The AIU and the Pardinis could not agree upon Georgia's IEP, and the Pardinis refused to sign a NOREP that did not include conductive education. The AIU took the position that it could not provide any services under the circumstances, and it terminated all of Georgia's services four days after her third birthday. The Pardinis responded in a letter to AIU in which they objected to AIU's actions and demanded that Georgia's services be reinstated pursuant to the "stay-put" requirement of 20 U.S.C. § 1415(j). The AIU maintained that § 1415(j) did not apply because Georgia was transitioning from an IFSP to an IEP. "The Pardinis reasonably believe[d] that conductive education, . . . has proven . . . effective and . . . beneficial to Georgia.  AIU . . . refused to even consider the appropriateness and effectiveness of conductive education . . . as part of its proposed IEP, prior to presenting that IEP to the parents." Pardini, 230 F. Supp. 2d. at 454.
While the due process hearings were proceeding to determine whether "a meaningful and appropriate IEP should include . . . conductive education . . . or whether the alternatives offered by AIU [were] adequate to insure [Georgia's] meaningful progress," id., the Pardinis filed the instant action in the District Court.*fn4 The Hearing Officer did not specifically address the application of the stay-put rule. Rather, he relied upon the District Court's conclusion that "Georgia's IFSP is not pendent," because she had reached her third birthday, and proceeded to address the issue of "whether the parents should receive an [Independent Educational Evaluation] at public expense." App. 656. Thereafter, the District Court entered a final order ruling that § 1415(j) did not require the IEP to offer conductive education during the pendency of the administrative hearings.*fn5 This appeal followed.
Meanwhile, the state conducted due process hearings on June 10 and June 12, 2003 to determine if AIU was obligated to continue providing the services Georgia had received as part of her IFSP pending the resolution of the disputed IEP, as well as whether the proposed IEP was appropriate. Ultimately, the Dispute Resolution Hearing Officer ruled that AIU was not obligated to continue all of Georgia's services under the IFSP. The hearing was then continued to determine whether the Paridnis should receive an independent evaluation.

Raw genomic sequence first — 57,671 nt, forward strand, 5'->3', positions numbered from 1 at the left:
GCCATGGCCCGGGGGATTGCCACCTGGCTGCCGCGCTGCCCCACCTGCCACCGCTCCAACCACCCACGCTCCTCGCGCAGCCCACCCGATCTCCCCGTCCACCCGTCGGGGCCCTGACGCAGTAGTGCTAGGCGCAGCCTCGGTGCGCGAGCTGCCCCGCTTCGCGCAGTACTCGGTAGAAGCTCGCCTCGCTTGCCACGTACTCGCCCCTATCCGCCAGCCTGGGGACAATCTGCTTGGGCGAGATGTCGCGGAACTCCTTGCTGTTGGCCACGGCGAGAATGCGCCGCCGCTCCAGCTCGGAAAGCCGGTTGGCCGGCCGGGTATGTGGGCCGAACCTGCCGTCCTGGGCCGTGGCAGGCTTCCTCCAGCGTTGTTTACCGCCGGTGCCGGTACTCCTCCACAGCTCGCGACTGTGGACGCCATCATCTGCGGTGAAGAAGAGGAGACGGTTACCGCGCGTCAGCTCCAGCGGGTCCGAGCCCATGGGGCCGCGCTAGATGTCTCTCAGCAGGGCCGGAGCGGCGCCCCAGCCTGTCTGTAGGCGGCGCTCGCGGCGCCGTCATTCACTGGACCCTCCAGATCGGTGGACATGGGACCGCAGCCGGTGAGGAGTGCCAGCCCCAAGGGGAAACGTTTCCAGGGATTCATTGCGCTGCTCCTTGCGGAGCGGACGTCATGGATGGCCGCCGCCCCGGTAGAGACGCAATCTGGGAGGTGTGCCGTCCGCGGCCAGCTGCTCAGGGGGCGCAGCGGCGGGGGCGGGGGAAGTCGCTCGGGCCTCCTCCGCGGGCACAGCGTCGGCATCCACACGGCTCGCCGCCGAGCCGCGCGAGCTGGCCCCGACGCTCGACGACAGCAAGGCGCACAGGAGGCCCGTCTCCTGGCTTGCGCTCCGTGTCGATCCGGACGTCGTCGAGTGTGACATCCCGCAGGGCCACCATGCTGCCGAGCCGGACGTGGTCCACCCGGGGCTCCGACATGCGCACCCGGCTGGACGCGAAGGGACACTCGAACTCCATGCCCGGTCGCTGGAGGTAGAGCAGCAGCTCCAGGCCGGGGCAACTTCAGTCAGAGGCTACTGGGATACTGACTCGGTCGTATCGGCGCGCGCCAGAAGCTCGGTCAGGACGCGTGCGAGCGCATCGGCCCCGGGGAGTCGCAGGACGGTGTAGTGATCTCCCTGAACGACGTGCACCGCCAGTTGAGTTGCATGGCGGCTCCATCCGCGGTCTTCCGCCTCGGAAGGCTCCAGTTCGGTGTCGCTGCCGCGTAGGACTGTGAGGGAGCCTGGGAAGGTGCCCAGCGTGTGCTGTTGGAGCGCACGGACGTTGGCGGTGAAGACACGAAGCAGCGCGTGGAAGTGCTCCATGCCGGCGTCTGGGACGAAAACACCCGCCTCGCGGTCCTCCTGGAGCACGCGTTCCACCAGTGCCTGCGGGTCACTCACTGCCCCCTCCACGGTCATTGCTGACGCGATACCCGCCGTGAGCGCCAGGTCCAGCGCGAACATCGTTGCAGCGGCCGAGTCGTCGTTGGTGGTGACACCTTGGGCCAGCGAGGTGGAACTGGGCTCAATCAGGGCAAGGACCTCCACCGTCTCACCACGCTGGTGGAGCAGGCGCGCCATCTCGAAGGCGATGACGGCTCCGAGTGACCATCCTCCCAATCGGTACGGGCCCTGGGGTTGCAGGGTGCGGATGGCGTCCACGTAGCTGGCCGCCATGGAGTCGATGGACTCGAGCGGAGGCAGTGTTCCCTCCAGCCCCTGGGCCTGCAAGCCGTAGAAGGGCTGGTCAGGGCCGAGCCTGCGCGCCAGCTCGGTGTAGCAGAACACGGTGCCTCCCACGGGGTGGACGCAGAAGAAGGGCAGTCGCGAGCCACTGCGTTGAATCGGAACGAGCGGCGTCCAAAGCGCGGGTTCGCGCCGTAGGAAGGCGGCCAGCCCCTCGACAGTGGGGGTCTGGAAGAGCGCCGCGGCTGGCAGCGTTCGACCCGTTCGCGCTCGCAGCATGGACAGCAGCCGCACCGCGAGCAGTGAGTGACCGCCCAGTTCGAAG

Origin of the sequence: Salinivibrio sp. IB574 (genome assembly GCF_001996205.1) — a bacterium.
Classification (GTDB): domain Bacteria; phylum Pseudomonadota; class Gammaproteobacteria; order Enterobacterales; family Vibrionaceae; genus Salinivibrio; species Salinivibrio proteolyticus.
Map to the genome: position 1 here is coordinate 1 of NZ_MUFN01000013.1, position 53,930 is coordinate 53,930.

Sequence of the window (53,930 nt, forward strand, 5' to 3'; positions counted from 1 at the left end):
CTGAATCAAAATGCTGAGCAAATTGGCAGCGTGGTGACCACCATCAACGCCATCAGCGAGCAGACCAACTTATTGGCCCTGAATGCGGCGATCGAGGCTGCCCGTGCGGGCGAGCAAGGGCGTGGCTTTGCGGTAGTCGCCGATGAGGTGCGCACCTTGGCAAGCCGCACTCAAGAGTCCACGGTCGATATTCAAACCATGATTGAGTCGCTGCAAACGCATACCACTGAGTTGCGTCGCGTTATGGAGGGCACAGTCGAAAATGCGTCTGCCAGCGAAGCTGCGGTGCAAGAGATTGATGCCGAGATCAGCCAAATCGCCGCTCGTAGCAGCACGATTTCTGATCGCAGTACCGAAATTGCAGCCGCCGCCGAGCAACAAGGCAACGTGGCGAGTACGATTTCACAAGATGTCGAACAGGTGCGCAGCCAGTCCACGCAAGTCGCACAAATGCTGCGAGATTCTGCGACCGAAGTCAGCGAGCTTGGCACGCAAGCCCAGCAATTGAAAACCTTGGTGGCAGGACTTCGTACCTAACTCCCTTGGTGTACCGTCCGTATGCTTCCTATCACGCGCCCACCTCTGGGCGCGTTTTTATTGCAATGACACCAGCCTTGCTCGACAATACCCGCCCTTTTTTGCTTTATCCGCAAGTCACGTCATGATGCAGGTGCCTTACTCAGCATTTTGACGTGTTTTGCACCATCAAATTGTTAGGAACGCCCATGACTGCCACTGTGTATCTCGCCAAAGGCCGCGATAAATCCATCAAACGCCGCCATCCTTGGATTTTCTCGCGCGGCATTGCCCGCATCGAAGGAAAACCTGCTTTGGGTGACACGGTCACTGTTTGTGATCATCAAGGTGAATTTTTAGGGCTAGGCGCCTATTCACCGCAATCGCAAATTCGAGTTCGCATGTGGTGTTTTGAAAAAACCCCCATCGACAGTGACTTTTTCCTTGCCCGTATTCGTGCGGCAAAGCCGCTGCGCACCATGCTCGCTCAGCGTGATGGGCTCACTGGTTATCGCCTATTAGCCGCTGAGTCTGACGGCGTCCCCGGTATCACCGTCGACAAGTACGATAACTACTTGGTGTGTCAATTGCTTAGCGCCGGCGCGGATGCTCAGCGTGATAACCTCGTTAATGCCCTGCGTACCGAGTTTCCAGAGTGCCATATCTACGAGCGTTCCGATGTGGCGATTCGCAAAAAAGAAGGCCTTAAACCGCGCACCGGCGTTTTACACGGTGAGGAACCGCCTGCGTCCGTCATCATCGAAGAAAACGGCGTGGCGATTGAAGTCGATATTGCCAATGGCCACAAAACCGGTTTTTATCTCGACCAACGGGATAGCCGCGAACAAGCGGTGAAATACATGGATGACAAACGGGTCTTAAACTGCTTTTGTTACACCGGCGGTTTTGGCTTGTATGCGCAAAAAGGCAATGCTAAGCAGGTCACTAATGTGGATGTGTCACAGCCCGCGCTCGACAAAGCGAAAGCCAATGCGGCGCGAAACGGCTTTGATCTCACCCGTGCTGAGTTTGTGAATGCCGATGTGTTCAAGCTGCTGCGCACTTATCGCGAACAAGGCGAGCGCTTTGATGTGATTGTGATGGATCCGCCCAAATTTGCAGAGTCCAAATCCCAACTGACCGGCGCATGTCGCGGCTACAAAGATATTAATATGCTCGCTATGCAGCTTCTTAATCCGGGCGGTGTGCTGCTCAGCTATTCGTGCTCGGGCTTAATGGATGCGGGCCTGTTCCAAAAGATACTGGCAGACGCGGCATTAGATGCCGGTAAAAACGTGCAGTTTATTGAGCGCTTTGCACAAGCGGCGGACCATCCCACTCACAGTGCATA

On August 29, 2003, after conducting a trial, the District Court issued a second opinion in which the court ruled that the Pardinis were not entitled to any relief. The court reasoned that the stay-put provision of the IDEA did not require AIU to provide the identical educational program that AIT had been providing under Georgia's IFSP because the AIT was a different program with a different funding stream. The court also concluded that the respective agency, not the parents, had the ultimate responsibility for deciding upon an appropriate educational program for Georgia. This appeal followed.*fn6
The District Court concluded that the stay-put rule of § 1415(j) does not apply to a child who has reached her third birthday and is therefore transitioning from an IFSP to an IEP. The court explained, "[a]n IFSP is a medical model, . . . [whereas] [a]n IEP is an educational model. Pardini, 280 F. Supp. 2d at 454. The court reasoned that, since Georgia was embarking upon her first IEP and a public education, the "applicable stay-put placement . . . is the proposed public school placement and program" contained in the IEP that did not include conductive education. Id. Accordingly, the court reasoned that the AIU was not obligated to provide for conductive education pending the outcome of the due process hearings.
In order to properly resolve this dispute, we must examine the IDEA to determine if Congress intended that disputed features of an IFSP be provided under an IEP that is offered upon a child reaching the age of three and transitioning from one part of the Act to another.
In enacting the IDEA, Congress originally only provided for children with disabilities who were between the ages 5 and 21. However, in 1986, Congress amended the ACT to extend to disabled children who were between three and five years of age. Accordingly, 20 U.S.C. § 1412 declares that a state is only eligible for financial assistance when "a free appropriate public education is ...